*Abstraction Awareness is about deeper understanding of abstraction, a concept so basic to human thinking. Subsequently abstraction is discussed by the means of basic binary relation theory.
*

## From Bijection to Function

We consider mappings from and to nodes of graphs from a domain lhs to a codomain rhs. The most trivial mapping is the 1-1 mapping, where each lhs node has exactly one rhs node, and vice versa. In mathematics this is said to be a bijection.

Such **a bijection can be generalised, by dropping some of its properties. **Therefore, we apply the four basic properties of binary relations*:

1. **lhs-total**, i.e. every node in lhs is mapped to rhs

2.** lhs-unique**, i.e. every node from rhs is mapped from max one node in lhs

3.** rhs-total**, i.e. every node in rhs is mapped from lhs

4.** rhs-unique**, i.e. every node from lhs maps to max one node in rhs

Thus, the most specialised concept is the bijection, having all four properties. **A more general concept is that of a function, where just properties 1 and 4 must always apply**, i.o.w. 2 and 3 MAY be dropped. Functions are a pretty useful concept in mathematics and its applications. However, as we will see next, for describing graph-to-graph abstractions, other combinations of the properties 1 to 4 are more suitable.

## From Bijection to Abstraction

**In a graph-to-graph mapping the absence of the four properties can be thought of in the following way:**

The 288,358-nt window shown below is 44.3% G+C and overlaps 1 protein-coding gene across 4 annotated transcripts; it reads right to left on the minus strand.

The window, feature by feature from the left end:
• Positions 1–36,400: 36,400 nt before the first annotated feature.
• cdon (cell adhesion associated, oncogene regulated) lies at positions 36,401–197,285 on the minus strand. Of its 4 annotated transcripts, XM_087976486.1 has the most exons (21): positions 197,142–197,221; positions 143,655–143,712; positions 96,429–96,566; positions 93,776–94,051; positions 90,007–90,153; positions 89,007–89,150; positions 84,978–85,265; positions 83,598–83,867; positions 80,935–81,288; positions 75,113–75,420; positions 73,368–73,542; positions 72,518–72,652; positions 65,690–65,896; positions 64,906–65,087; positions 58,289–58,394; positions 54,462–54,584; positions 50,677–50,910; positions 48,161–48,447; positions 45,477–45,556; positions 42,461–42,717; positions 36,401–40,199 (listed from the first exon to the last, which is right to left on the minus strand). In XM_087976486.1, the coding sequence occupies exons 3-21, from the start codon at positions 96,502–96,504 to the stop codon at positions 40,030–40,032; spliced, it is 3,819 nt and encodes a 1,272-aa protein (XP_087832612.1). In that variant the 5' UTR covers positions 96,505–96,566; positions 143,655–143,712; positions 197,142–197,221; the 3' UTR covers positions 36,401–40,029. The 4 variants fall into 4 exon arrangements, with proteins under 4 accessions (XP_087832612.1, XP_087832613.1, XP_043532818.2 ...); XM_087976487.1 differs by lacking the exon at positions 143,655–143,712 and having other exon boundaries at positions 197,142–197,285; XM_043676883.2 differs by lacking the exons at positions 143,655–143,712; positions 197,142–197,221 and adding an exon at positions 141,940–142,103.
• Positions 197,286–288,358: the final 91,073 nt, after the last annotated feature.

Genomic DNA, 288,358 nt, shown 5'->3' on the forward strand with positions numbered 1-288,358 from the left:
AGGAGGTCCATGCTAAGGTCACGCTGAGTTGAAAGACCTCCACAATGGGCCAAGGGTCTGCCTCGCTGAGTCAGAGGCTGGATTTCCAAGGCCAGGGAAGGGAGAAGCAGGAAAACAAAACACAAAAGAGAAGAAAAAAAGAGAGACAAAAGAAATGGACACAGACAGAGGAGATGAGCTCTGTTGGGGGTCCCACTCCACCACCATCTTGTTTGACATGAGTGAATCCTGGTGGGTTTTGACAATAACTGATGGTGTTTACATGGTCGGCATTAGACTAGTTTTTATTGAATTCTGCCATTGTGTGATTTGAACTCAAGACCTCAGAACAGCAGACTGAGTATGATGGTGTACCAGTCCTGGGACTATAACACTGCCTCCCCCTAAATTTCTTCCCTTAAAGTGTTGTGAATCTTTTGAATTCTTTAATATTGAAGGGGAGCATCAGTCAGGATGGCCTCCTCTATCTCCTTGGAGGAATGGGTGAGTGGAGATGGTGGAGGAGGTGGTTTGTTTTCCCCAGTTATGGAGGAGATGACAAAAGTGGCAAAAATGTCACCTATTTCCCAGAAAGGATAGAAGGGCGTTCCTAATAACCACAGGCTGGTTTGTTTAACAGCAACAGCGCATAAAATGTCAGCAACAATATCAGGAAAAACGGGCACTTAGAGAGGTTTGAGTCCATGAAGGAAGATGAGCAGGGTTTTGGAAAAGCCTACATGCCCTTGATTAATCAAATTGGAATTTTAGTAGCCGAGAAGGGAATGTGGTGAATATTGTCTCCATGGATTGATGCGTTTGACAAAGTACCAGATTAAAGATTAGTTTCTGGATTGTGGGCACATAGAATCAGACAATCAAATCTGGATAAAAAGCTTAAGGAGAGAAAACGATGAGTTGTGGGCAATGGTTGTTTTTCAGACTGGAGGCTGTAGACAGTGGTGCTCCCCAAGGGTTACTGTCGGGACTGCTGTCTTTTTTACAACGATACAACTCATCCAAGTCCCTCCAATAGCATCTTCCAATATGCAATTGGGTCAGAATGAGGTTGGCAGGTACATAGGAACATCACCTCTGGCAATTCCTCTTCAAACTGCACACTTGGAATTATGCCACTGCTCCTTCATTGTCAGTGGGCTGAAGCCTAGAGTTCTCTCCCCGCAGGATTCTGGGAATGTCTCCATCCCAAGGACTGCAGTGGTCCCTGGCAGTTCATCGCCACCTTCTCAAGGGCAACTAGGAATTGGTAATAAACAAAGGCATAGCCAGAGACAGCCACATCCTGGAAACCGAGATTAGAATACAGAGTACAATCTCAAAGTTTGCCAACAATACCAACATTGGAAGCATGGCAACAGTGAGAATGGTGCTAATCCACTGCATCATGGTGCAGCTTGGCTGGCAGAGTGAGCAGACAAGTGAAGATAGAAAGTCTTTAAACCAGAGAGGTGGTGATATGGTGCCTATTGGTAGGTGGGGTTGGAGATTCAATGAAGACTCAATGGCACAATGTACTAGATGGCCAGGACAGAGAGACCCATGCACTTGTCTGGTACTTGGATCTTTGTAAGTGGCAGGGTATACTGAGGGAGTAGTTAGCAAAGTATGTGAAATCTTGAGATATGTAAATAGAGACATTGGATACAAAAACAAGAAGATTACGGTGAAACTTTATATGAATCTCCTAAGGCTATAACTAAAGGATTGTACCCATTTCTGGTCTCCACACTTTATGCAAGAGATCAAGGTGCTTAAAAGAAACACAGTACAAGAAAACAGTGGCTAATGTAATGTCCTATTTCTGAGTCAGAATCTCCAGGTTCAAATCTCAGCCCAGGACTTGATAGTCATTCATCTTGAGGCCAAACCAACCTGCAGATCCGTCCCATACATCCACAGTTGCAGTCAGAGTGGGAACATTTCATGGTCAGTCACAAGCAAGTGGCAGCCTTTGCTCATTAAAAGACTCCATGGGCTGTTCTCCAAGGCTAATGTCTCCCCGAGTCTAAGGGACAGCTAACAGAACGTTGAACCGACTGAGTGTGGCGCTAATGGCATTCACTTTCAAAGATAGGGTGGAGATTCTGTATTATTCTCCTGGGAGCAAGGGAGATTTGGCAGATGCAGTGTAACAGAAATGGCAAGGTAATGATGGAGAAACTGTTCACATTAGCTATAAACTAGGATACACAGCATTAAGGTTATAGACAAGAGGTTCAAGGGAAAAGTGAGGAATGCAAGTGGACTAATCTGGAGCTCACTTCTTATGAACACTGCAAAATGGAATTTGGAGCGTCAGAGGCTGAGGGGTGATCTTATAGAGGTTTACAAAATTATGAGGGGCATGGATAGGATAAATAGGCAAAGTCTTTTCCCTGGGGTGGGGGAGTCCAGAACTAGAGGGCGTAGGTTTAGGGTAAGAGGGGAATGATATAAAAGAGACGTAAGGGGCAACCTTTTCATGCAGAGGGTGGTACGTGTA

1. **Not lhs-total**: a ‘deflating’ mapping by picking certain nodes and omitting others. Examples: all leaf nodes of a tree; all business process steps with an external interface.

2. **Not lhs-unique**: a ‘deflating’ mapping by subsuming nodes of lhs in rhs. Examples: the concept of connected component in graph theory; structuring an object-oriented class model by building components.

3. **Not rhs-total**: an ‘inflating’ mapping, adding extra nodes to rhs, not mapped to from lhs. This can be thought of as adding a new context to the lhs. Examples: adding a ‘bottom node’ to a taxonomy s.t. it becomes a lattice; Adding dots to a drawing s.t. the shape becomes clear, a popular kind of puzzle.

4. **Not rhs-unique**: an ‘inflating’ mapping, that splits a node from lhs into two or more nodes in rhs. In some way this reveals the ‘internals’ of the node. Examples: two nodes from one (e.g. if it belongs to two cycles or 1 node incoming, 1 node outgoing edges); wall belonging to two rooms (which is also not lhs-unique)

Thus, in order to achieve the (strictly) reductional property of an abstraction, property 1 or 2 (or both) MUST be dropped. **We suggest to call a not lhs-total mapping subsuming, and a not lhs-unique one omitting abstraction.** Whereas dropping properties 3 and 4 each constitute a reverse abstraction, i.e. ‘inflating’ from lhs to rhs, and ‘deflating’ from rhs to lhs. Notice that subsuming functions may exist (props 1, not 2, 4).

## Thus …

**we can see that the concept of function is less important here. Central to abstraction, and thus to relational modelling, are the concepts of subsumption and omittance.** Look here for an illustration. In other words, not lhs-total and/or not rhs-unique is the necessary property to constitute an (non-trivial) abstraction.

So long

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* basic properties of binary relations: http://en.wikipedia.org/wiki/Binary_relation

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